Training multi-disciplinary teams ready to work in primary and community care.
We work collaboratively with NHS England and Improvement, the Royal College of GPs and the British Medical Association GPs committee on specific commitments to tackle workforce issues, including the government’s commitment to deliver 50 million more appointments, 6,000 doctors and 26,000 more staff into general practice - alongside a range of other proposals.
Key areas of HEE led work include:
The general practice nursing workforce must be at the forefront of leading change by delivering better health outcomes in primary care, and by making primary care ‘the place to be’ for ambitious nurses who deliver world class care and support our population to live well. In our mandate, we were asked to help recruit 5,000 additional multi-professional staff in primary care.
Our General Practice Nursing Workforce Development Plan, Recognise, Rethink, Reform report set out clear recommendations to improve the recruitment, retention and return of the general practice nursing workforce.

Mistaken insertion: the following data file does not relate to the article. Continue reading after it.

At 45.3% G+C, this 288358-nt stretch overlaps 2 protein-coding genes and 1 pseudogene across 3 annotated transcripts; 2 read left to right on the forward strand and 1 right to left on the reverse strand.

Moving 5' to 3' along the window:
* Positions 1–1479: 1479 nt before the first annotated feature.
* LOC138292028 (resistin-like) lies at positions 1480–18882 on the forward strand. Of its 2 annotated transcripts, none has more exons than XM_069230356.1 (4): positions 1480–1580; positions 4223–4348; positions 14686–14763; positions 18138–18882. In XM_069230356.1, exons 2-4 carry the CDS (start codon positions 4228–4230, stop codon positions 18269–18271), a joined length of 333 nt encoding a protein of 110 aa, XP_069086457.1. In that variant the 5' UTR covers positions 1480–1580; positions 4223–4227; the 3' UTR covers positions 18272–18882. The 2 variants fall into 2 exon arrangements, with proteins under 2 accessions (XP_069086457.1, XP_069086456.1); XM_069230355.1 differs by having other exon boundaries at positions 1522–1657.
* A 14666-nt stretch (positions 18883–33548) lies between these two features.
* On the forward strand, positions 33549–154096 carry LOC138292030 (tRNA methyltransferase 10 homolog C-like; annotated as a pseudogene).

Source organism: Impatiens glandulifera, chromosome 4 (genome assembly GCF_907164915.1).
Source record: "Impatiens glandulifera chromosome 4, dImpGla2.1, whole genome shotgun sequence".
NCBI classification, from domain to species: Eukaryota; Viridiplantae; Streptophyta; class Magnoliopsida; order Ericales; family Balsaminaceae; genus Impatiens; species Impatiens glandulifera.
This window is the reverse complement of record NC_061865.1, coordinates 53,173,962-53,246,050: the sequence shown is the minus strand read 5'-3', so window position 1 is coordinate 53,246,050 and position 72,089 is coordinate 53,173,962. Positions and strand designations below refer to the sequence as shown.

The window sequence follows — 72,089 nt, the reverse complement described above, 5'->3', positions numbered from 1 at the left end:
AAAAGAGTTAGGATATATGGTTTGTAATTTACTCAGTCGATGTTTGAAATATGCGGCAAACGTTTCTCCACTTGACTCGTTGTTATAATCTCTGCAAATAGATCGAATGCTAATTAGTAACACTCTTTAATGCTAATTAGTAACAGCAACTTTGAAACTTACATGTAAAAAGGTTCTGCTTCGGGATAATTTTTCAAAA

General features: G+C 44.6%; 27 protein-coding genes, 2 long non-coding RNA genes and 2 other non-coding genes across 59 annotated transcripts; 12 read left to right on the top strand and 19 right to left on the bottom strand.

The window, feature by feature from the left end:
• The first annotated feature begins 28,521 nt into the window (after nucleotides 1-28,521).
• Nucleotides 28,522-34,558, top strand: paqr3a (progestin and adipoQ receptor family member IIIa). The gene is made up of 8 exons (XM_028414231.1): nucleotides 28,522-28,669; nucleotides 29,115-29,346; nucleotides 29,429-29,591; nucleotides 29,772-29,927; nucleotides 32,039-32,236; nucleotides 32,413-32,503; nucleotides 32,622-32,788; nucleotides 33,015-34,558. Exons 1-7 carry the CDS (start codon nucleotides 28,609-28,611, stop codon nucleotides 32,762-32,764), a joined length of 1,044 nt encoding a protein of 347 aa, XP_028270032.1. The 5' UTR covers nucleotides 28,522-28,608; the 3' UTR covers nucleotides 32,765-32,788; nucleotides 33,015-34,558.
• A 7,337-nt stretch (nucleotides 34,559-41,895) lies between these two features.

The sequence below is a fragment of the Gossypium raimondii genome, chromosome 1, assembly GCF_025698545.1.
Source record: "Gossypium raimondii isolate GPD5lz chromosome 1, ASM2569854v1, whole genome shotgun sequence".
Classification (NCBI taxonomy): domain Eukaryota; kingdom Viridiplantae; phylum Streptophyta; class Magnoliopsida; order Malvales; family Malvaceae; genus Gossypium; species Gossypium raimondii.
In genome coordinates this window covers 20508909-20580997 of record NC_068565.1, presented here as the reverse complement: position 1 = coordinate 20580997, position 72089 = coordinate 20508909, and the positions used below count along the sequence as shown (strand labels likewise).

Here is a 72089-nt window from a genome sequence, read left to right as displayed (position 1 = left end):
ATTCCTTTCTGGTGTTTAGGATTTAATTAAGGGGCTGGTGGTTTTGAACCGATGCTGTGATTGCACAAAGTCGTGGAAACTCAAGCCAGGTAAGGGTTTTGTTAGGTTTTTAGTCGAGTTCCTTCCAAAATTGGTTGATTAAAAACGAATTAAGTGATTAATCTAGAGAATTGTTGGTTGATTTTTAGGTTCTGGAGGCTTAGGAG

We have produced a short film showcasing a day in the life of a general practice nurse, including the array of activities and procedures their day may include.
The introduction of Musculoskeletal First Contact Practitioners (FCP) is a key element of NHS England’s approach to improving patient care and easing the pressure on GP surgeries. MSK conditions account for 20 per cent of a GP's caseload, FCP services place advanced musculoskeletal (MSK) practitioners in primary care teams and at the start of the patient’s pathway, enabling them to assess, diagnose and manage MSK patients. They are able to provide timely care to patients and increase GP capacity overall.
The Musculoskeletal First Contact Practitioners Services - Implementation Guide has been developed as a 'how-to' for introducing these new roles in your area, covering capability frameworks, governance issues and practical advice that draws on case studies in areas already offering the service.
With the backing of the Royal College of General Practitioners (RCGP) the British Medical Association (BMA) GPs committee and NHS England, our campaign One career, endless opportunities #Choose GP is at the heart of our work.